Potential Benefits of Reallocation: Several key benefits of the project include:
- Storage for water supplies that makes use of an existing facility-construction of a new facility would not be necessary. New water yields would result from the storage of water.
- The reservoir is located directly on the South Platte River, or “on-channel”, meaning that the cost of constructing a diversion and delivery system to another storage facility would not be necessary.
- Chatfield is located at a relatively high elevation within the watershed, providing the opportunity to deliver water to some of the water providers by gravity flow which is more cost and energy efficient than having to pump water for delivery.
- Because some providers already receive water from Chatfield, there is less need for the construction of new delivery systems.
- Strategic releases of water from Chatfield could provide recreational and environmental benefits to the urban and downstream reaches of the South Platte River while providing water during low flow periods.
- Those water providers upstream of Chatfield could capture their reusable return flows in the reservoir for subsequent reuse making greater use of the scarce resource.
- Water providers could store additional water supplies for the agricultural community in the South Platte Basin, where thousands of acres of previously irrigated land has not been farmed in recent years due to widespread irrigation well curtailments.
Potential Impacts of Reallocation: Several potential impacts from the project include:
- The reallocation of storage space in Chatfield Reservoir could increase the water level up to 12 feet when water is stored during non-flood conditions.
- Water level fluctuations could increase both in magnitude and frequency. The operation of the reservoir and resulting water levels are based on a number of factors, including the water elevation at the time, flow conditions downstream, the priority of water rights of downstream providers, requests for release of stored water, precipitation and evaporation.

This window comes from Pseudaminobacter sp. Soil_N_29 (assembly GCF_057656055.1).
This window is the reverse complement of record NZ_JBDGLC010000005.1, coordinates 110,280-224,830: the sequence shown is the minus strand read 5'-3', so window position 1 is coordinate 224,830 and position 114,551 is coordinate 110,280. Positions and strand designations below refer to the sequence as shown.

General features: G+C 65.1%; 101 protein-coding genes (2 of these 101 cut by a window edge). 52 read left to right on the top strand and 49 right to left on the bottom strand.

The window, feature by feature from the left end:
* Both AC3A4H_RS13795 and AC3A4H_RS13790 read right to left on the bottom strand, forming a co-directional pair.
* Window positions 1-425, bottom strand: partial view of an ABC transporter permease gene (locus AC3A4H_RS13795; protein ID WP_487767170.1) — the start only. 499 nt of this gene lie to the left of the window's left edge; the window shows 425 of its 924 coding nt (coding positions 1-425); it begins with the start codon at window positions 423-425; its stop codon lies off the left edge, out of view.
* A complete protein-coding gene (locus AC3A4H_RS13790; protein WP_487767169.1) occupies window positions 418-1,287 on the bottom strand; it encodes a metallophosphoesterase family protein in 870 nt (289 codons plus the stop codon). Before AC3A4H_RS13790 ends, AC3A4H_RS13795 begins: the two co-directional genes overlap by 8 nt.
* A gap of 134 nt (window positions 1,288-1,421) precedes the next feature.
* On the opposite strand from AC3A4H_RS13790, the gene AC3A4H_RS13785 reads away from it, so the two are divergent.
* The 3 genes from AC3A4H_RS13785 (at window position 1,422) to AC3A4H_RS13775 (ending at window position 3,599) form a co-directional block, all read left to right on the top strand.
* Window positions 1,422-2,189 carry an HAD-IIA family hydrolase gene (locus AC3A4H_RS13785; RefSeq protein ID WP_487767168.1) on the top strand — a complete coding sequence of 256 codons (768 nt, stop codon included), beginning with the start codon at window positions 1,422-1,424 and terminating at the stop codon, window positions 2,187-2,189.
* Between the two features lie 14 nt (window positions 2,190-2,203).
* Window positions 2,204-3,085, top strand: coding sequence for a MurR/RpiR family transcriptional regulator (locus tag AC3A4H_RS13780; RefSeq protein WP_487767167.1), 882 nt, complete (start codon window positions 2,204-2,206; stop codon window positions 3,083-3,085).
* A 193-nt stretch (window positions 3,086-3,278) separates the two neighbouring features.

- The project would require mitigation for environmental impacts (both on-site and off-site as necessary) and modification of existing recreation facilities around the reservoir that would be impacted/ inundated by higher reservoir levels.
- A reallocation of storage in the reservoir would require a change in the operations of the reservoir and the construction and/or relocation of infrastructure, such as roads and facilities, in Chatfield State Park.
- Several key recreational facilities at Chatfield State Park would need to be relocated/modified.
- Water quality, fish and wildlife habitat, and wetlands may be impacted in both positive and negative ways
- Socioeconomic resources may be impacted in both positive and negative ways
Next Steps: A final decision on the Chatfield Reservoir Storage Reallocation Study has not been made, and the information provided as a part of this article is intended only for informational purposes. The Corps will release Draft and Final versions of the FR/EIS for review before issuing a Record of Decision (ROD) on any action. The public will have the opportunity to review and comment on the Draft FR/EIS when it is released, perhaps in mid-2009. For additional information about the study, its sponsors, and contributing entities, please visit www.chatfieldstudy.org.